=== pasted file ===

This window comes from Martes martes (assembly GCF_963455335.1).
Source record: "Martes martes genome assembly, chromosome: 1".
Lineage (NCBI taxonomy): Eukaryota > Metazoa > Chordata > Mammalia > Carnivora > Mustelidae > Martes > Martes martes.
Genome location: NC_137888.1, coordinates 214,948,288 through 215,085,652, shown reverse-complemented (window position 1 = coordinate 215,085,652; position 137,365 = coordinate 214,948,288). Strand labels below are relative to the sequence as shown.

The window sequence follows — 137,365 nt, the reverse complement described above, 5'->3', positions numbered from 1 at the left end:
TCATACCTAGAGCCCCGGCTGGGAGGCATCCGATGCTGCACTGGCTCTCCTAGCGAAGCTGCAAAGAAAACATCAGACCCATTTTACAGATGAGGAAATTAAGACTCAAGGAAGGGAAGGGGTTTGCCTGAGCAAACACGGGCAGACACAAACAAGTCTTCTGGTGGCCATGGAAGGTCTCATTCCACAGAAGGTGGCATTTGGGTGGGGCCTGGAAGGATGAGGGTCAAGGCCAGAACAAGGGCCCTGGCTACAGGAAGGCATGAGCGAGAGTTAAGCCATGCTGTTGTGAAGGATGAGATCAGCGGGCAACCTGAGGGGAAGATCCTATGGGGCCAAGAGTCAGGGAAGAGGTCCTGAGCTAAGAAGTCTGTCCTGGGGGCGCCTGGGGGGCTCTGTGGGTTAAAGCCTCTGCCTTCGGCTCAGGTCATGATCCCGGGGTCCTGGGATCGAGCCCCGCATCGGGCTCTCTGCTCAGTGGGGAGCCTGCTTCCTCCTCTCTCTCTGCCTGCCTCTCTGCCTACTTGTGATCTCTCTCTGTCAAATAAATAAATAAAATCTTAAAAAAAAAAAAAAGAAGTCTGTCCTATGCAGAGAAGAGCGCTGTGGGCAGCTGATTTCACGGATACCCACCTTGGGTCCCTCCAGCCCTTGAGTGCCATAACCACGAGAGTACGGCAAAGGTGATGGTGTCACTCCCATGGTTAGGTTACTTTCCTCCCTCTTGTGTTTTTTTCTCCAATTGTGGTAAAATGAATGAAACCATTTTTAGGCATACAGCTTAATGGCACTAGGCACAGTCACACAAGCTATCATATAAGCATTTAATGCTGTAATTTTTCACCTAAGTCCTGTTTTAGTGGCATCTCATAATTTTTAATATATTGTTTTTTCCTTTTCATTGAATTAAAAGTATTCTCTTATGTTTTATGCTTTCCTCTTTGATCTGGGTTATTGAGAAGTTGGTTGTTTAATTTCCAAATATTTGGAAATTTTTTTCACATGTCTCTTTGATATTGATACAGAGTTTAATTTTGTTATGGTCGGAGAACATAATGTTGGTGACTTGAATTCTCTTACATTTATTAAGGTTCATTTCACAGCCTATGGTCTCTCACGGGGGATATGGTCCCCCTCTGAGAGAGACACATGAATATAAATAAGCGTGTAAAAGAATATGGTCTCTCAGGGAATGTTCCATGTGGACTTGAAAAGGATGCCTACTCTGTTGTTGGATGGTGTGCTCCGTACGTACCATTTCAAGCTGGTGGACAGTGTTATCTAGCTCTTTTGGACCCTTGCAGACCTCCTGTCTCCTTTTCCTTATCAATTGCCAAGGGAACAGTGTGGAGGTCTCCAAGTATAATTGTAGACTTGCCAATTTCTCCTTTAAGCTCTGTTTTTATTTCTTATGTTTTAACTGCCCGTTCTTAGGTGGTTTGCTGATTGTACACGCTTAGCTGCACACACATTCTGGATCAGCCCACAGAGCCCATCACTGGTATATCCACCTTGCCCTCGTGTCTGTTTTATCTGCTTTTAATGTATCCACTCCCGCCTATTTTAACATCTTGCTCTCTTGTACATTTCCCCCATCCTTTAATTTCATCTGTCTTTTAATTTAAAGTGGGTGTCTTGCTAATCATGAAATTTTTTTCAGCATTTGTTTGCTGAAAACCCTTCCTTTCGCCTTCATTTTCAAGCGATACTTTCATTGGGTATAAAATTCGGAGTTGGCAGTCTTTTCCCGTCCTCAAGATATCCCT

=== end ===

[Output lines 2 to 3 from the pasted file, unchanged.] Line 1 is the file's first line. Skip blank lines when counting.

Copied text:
Source record: "Martes martes genome assembly, chromosome: 1".
Lineage (NCBI taxonomy): Eukaryota > Metazoa > Chordata > Mammalia > Carnivora > Mustelidae > Martes > Martes martes.